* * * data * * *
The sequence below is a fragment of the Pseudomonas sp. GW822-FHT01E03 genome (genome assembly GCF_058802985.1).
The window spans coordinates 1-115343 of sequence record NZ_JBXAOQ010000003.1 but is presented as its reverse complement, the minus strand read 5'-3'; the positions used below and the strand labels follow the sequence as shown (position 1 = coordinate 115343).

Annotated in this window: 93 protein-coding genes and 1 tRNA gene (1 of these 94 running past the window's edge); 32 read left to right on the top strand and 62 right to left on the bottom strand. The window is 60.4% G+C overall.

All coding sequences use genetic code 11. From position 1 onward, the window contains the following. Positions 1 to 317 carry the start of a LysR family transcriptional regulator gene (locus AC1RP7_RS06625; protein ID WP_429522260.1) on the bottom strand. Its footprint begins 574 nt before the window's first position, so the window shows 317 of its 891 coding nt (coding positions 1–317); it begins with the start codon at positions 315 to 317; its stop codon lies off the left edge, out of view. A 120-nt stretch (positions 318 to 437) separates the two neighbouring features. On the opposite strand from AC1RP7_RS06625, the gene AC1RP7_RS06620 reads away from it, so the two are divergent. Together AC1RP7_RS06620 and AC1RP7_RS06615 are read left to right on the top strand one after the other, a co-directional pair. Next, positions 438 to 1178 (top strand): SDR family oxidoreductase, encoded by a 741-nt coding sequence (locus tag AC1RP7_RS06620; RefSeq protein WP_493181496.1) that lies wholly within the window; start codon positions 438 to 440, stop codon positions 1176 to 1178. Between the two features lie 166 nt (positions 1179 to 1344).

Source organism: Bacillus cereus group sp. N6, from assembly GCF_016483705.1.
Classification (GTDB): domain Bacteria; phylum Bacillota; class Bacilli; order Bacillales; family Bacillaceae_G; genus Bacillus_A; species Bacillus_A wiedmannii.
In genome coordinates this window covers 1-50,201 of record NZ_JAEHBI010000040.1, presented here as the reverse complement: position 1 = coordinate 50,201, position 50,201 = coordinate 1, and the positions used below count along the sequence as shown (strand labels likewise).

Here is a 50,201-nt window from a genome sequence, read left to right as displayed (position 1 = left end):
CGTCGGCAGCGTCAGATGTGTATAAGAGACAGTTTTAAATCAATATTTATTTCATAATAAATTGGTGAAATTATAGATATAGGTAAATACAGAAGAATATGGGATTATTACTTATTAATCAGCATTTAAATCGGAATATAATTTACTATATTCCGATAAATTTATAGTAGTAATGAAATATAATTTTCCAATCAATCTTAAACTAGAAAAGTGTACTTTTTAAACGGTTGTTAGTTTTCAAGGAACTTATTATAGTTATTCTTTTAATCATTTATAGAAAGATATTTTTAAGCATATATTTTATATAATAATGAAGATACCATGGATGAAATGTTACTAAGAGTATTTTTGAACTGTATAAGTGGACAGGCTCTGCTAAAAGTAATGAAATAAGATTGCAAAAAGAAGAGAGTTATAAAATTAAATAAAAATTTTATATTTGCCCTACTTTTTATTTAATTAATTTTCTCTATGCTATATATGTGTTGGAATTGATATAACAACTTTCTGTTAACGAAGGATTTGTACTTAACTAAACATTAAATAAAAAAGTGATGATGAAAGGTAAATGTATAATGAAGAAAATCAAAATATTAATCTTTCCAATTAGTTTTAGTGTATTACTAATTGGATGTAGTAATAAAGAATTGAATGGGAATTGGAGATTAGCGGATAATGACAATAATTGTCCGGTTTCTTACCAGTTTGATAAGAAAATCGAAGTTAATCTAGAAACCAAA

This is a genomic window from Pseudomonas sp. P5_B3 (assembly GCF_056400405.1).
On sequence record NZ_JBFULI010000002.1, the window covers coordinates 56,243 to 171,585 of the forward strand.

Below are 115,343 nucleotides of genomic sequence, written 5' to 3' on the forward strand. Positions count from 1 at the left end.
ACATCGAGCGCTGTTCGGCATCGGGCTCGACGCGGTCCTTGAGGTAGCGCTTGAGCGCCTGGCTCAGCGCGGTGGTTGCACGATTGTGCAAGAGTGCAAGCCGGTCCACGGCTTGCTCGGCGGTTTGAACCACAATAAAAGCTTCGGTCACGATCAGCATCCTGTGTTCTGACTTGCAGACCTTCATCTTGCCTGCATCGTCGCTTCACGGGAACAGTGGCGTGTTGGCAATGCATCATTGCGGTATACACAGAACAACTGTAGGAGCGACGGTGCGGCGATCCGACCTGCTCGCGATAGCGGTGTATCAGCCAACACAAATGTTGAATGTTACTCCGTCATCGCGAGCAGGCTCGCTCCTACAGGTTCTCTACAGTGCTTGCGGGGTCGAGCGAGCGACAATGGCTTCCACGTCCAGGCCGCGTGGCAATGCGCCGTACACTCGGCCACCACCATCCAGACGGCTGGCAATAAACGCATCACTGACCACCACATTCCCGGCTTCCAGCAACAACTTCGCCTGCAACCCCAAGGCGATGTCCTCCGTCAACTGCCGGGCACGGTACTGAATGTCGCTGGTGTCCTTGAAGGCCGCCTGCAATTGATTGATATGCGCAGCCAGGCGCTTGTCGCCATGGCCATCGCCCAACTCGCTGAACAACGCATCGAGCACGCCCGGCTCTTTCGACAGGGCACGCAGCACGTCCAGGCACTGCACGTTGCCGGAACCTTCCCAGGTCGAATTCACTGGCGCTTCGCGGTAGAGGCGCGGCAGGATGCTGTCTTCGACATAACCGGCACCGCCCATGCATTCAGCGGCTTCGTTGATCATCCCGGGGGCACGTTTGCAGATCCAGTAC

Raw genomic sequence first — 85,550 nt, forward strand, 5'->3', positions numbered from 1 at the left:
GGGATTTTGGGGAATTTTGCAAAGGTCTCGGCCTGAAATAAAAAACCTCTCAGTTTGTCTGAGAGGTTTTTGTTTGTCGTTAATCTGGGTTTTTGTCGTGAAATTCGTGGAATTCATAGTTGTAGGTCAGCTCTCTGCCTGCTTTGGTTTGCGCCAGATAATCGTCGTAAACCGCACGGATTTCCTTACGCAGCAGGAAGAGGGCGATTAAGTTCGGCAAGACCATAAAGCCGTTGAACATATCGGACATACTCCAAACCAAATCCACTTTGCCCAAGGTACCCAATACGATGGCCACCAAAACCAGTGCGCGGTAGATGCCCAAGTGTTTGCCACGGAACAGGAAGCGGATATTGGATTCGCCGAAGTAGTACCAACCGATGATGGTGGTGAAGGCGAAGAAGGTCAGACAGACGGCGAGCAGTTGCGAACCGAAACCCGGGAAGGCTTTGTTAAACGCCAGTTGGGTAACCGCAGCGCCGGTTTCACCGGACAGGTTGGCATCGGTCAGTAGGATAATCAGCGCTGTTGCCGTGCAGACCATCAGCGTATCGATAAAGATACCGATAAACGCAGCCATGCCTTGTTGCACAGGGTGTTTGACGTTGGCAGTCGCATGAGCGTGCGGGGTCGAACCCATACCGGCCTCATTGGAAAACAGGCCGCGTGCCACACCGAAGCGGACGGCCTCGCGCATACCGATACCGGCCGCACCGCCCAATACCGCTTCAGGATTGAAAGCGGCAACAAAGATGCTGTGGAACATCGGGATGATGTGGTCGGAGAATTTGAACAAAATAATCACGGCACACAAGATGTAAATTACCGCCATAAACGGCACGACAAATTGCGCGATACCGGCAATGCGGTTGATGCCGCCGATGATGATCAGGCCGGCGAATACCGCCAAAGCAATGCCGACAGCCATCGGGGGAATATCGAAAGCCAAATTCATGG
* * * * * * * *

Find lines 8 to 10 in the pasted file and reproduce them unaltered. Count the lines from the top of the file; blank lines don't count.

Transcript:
Here is a 50,201-nt window from a genome sequence, read left to right as displayed (position 1 = left end):
CGTCGGCAGCGTCAGATGTGTATAAGAGACAGTTTTAAATCAATATTTATTTCATAATAAATTGGTGAAATTATAGATATAGGTAAATACAGAAGAATATGGGATTATTACTTATTAATCAGCATTTAAATCGGAATATAATTTACTATATTCCGATAAATTTATAGTAGTAATGAAATATAATTTTCCAATCAATCTTAAACTAGAAAAGTGTACTTTTTAAACGGTTGTTAGTTTTCAAGGAACTTATTATAGTTATTCTTTTAATCATTTATAGAAAGATATTTTTAAGCATATATTTTATATAATAATGAAGATACCATGGATGAAATGTTACTAAGAGTATTTTTGAACTGTATAAGTGGACAGGCTCTGCTAAAAGTAATGAAATAAGATTGCAAAAAGAAGAGAGTTATAAAATTAAATAAAAATTTTATATTTGCCCTACTTTTTATTTAATTAATTTTCTCTATGCTATATATGTGTTGGAATTGATATAACAACTTTCTGTTAACGAAGGATTTGTACTTAACTAAACATTAAATAAAAAAGTGATGATGAAAGGTAAATGTATAATGAAGAAAATCAAAATATTAATCTTTCCAATTAGTTTTAGTGTATTACTAATTGGATGTAGTAATAAAGAATTGAATGGGAATTGGAGATTAGCGGATAATGACAATAATTGTCCGGTTTCTTACCAGTTTGATAAGAAAATCGAAGTTAATCTAGAAACCAAA

This is a genomic window from Pseudomonas sp. P5_B3 (assembly GCF_056400405.1).